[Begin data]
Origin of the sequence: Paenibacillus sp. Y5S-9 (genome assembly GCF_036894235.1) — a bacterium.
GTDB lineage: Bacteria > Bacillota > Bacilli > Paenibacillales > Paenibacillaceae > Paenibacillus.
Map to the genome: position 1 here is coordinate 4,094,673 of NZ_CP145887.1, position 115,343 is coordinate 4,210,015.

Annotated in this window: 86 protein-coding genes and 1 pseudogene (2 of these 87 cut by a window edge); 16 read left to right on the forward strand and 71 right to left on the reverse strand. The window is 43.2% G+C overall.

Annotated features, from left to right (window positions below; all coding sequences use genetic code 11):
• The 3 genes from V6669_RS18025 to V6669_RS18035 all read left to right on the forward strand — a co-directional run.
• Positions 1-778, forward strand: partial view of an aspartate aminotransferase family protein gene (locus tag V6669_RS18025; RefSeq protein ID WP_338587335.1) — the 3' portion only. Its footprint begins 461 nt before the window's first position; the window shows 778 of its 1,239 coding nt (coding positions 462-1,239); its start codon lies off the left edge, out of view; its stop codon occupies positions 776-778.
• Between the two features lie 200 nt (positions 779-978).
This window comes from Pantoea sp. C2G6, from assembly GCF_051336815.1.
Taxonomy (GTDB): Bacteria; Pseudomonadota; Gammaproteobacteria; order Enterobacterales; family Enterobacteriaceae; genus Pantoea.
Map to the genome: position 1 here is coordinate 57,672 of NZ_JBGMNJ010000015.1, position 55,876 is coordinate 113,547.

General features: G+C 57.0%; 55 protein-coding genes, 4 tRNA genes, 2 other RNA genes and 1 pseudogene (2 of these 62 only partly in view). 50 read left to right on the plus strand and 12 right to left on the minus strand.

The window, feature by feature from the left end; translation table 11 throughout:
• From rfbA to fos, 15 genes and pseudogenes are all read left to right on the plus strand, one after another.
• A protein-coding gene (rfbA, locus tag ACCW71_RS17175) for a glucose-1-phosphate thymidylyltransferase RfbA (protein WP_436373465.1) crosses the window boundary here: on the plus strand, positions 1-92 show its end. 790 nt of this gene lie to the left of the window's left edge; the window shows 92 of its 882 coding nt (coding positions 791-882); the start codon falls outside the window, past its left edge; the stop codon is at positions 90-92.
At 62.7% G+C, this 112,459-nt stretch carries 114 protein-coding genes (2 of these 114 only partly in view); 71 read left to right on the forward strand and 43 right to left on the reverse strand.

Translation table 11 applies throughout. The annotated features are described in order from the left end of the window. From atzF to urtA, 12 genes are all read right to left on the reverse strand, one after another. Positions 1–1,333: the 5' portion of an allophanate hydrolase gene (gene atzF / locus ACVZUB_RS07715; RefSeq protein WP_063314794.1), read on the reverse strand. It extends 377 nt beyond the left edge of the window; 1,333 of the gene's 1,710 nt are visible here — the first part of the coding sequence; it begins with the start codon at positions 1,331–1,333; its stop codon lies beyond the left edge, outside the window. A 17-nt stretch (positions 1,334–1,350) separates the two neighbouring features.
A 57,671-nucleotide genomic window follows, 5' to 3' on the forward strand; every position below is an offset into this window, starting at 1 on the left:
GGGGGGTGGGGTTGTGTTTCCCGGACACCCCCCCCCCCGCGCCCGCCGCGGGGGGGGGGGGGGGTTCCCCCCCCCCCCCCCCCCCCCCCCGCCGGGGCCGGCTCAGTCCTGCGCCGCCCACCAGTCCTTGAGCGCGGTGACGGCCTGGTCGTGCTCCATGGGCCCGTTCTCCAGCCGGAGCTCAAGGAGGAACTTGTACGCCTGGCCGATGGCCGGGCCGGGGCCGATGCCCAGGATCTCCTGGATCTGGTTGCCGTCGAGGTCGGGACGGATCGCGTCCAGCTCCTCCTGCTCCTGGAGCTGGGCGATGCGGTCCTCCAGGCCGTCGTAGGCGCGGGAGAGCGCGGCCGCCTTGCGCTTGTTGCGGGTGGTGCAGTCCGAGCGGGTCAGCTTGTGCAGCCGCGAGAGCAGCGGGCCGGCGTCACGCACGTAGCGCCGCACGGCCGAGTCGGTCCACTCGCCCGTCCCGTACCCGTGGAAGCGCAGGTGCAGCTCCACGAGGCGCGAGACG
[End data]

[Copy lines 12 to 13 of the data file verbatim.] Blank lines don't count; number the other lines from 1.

General features: G+C 57.0%; 55 protein-coding genes, 4 tRNA genes, 2 other RNA genes and 1 pseudogene (2 of these 62 only partly in view). 50 read left to right on the plus strand and 12 right to left on the minus strand.

The window, feature by feature from the left end; translation table 11 throughout: